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  14. I still have one - or maybe both - of the black huntseat saddles that I bought from you back in....gee, 2003 or 2004? Will have to see where they are and maybe shoot a photo or two. I thought they were just fine but your work has definitely come a long way since then!

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  15. Your persistence is impressive, as are the results.

    Keep up the good work!

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  16. I am impressed that you still have photos of your early works!

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  17. I don't recall giving you permission to post my autobiography.

    lol

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  18. I started customizing in 1993ish after reading an article in JAH too!

    Your early tack is FAR better than my early customs :)

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  19. Glad I'm not the only one inspired by JAH and had the deal cemented with the discovery of rio rondo!

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  20. I really want to start making English saddles, as I already make pretty much everything else. However, I learned to make Western saddles from the Rio Rondo kit and have since branched out- is there any equivalent that you know of to get started on English saddles?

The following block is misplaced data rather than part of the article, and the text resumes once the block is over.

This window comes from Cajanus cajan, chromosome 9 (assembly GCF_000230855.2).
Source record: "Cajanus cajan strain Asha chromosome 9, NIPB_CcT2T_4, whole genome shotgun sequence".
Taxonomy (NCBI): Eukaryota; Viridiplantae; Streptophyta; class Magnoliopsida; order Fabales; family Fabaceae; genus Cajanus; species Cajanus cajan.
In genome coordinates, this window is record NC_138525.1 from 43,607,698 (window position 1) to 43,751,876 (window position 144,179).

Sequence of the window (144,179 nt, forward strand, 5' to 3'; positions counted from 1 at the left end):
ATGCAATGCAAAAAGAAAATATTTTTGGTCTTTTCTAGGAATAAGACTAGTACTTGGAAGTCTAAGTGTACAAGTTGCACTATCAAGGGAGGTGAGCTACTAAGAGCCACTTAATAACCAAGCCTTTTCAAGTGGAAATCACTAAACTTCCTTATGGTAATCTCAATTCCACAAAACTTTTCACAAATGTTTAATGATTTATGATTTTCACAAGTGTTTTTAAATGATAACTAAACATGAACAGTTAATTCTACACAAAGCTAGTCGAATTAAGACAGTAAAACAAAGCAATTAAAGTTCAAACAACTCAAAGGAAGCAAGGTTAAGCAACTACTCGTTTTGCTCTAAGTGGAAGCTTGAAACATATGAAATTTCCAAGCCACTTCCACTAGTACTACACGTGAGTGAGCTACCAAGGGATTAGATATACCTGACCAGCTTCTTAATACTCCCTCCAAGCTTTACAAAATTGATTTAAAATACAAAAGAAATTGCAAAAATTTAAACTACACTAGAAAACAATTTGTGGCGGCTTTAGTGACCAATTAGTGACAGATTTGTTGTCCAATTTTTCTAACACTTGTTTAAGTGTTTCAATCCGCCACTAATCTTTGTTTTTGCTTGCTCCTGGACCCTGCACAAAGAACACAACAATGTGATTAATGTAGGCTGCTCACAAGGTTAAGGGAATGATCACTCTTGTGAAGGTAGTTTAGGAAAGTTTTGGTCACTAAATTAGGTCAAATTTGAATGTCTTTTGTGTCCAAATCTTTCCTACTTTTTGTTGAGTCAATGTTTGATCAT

~DJ

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  21. It's fun to learn the history of BMS tack. Ihave made a couple of tack pieces including one English saddle, but even your first ones were miles ahead of mine. I seem to have trouble keeping glue hidden and the kind of glue I was using didn't wash off well. Anyway, LOVE your tack and hope to get many more pieces for my collection!

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  22. Nice story, your start in tack-making looks similar to mine. I had a nice stable too and it was so much fun playing with it......

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  23. Even though you say you don't make western saddles, I love that black and tan!

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  24. That is the exact article that got me into making tack when I was young!

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  25. This was cool! Loved reading a bit about your history of tack making!

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  26. Great fun to hear about how you began all of this! Thanks for sharing!